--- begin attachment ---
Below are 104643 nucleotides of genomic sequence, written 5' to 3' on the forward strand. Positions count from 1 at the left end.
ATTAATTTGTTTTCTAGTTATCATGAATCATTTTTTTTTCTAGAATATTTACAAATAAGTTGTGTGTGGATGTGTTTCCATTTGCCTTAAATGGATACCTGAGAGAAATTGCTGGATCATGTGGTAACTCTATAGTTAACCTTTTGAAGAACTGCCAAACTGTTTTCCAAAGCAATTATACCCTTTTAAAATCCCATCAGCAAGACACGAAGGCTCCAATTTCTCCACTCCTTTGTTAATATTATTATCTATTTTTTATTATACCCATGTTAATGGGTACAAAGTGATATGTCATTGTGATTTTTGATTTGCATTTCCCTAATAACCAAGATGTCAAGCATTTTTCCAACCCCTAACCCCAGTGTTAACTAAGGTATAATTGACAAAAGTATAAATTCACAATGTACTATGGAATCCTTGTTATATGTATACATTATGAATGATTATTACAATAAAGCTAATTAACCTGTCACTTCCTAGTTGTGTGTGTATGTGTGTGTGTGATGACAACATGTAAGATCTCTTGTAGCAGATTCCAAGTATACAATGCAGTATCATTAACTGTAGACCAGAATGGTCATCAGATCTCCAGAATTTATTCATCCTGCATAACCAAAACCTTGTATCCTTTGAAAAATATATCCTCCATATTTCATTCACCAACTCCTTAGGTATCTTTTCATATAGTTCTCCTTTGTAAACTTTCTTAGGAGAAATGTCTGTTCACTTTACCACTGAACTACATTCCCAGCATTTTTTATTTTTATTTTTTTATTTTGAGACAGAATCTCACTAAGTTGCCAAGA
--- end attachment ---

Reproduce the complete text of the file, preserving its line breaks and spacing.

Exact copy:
Below are 104643 nucleotides of genomic sequence, written 5' to 3' on the forward strand. Positions count from 1 at the left end.
ATTAATTTGTTTTCTAGTTATCATGAATCATTTTTTTTTCTAGAATATTTACAAATAAGTTGTGTGTGGATGTGTTTCCATTTGCCTTAAATGGATACCTGAGAGAAATTGCTGGATCATGTGGTAACTCTATAGTTAACCTTTTGAAGAACTGCCAAACTGTTTTCCAAAGCAATTATACCCTTTTAAAATCCCATCAGCAAGACACGAAGGCTCCAATTTCTCCACTCCTTTGTTAATATTATTATCTATTTTTTATTATACCCATGTTAATGGGTACAAAGTGATATGTCATTGTGATTTTTGATTTGCATTTCCCTAATAACCAAGATGTCAAGCATTTTTCCAACCCCTAACCCCAGTGTTAACTAAGGTATAATTGACAAAAGTATAAATTCACAATGTACTATGGAATCCTTGTTATATGTATACATTATGAATGATTATTACAATAAAGCTAATTAACCTGTCACTTCCTAGTTGTGTGTGTATGTGTGTGTGTGATGACAACATGTAAGATCTCTTGTAGCAGATTCCAAGTATACAATGCAGTATCATTAACTGTAGACCAGAATGGTCATCAGATCTCCAGAATTTATTCATCCTGCATAACCAAAACCTTGTATCCTTTGAAAAATATATCCTCCATATTTCATTCACCAACTCCTTAGGTATCTTTTCATATAGTTCTCCTTTGTAAACTTTCTTAGGAGAAATGTCTGTTCACTTTACCACTGAACTACATTCCCAGCATTTTTTATTTTTATTTTTTTATTTTGAGACAGAATCTCACTAAGTTGCCAAGA